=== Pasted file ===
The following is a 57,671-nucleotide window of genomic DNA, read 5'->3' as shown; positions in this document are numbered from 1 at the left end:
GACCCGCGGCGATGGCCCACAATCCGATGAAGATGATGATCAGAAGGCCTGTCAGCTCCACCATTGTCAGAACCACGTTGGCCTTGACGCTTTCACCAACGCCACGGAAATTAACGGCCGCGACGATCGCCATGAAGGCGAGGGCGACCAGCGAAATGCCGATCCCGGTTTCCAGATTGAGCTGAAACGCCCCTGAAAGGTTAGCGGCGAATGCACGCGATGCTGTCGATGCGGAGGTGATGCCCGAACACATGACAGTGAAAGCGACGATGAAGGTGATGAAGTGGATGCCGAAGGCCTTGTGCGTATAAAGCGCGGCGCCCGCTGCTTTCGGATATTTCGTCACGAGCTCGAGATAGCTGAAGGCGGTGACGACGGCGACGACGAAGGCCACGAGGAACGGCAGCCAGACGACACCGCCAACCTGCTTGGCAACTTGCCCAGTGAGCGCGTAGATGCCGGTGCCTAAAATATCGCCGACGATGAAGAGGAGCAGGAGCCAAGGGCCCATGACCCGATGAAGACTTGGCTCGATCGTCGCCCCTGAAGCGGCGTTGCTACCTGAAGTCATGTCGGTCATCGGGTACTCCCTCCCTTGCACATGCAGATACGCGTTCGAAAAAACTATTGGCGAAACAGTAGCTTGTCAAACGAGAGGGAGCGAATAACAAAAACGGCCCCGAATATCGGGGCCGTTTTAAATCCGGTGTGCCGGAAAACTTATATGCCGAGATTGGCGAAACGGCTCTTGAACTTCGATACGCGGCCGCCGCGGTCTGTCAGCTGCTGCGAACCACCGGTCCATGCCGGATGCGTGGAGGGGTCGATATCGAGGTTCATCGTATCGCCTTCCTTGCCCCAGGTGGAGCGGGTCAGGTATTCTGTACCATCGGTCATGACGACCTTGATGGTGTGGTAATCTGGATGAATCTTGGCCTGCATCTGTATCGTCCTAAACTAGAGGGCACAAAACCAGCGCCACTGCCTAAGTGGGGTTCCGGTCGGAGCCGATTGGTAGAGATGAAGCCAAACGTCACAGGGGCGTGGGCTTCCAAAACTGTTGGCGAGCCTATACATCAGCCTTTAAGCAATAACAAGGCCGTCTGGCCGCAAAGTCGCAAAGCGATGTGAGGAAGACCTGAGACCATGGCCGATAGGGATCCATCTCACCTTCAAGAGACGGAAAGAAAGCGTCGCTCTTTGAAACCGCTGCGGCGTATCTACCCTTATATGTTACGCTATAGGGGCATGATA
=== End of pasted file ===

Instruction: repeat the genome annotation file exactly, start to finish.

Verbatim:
The following is a 57,671-nucleotide window of genomic DNA, read 5'->3' as shown; positions in this document are numbered from 1 at the left end:
GACCCGCGGCGATGGCCCACAATCCGATGAAGATGATGATCAGAAGGCCTGTCAGCTCCACCATTGTCAGAACCACGTTGGCCTTGACGCTTTCACCAACGCCACGGAAATTAACGGCCGCGACGATCGCCATGAAGGCGAGGGCGACCAGCGAAATGCCGATCCCGGTTTCCAGATTGAGCTGAAACGCCCCTGAAAGGTTAGCGGCGAATGCACGCGATGCTGTCGATGCGGAGGTGATGCCCGAACACATGACAGTGAAAGCGACGATGAAGGTGATGAAGTGGATGCCGAAGGCCTTGTGCGTATAAAGCGCGGCGCCCGCTGCTTTCGGATATTTCGTCACGAGCTCGAGATAGCTGAAGGCGGTGACGACGGCGACGACGAAGGCCACGAGGAACGGCAGCCAGACGACACCGCCAACCTGCTTGGCAACTTGCCCAGTGAGCGCGTAGATGCCGGTGCCTAAAATATCGCCGACGATGAAGAGGAGCAGGAGCCAAGGGCCCATGACCCGATGAAGACTTGGCTCGATCGTCGCCCCTGAAGCGGCGTTGCTACCTGAAGTCATGTCGGTCATCGGGTACTCCCTCCCTTGCACATGCAGATACGCGTTCGAAAAAACTATTGGCGAAACAGTAGCTTGTCAAACGAGAGGGAGCGAATAACAAAAACGGCCCCGAATATCGGGGCCGTTTTAAATCCGGTGTGCCGGAAAACTTATATGCCGAGATTGGCGAAACGGCTCTTGAACTTCGATACGCGGCCGCCGCGGTCTGTCAGCTGCTGCGAACCACCGGTCCATGCCGGATGCGTGGAGGGGTCGATATCGAGGTTCATCGTATCGCCTTCCTTGCCCCAGGTGGAGCGGGTCAGGTATTCTGTACCATCGGTCATGACGACCTTGATGGTGTGGTAATCTGGATGAATCTTGGCCTGCATCTGTATCGTCCTAAACTAGAGGGCACAAAACCAGCGCCACTGCCTAAGTGGGGTTCCGGTCGGAGCCGATTGGTAGAGATGAAGCCAAACGTCACAGGGGCGTGGGCTTCCAAAACTGTTGGCGAGCCTATACATCAGCCTTTAAGCAATAACAAGGCCGTCTGGCCGCAAAGTCGCAAAGCGATGTGAGGAAGACCTGAGACCATGGCCGATAGGGATCCATCTCACCTTCAAGAGACGGAAAGAAAGCGTCGCTCTTTGAAACCGCTGCGGCGTATCTACCCTTATATGTTACGCTATAGGGGCATGATA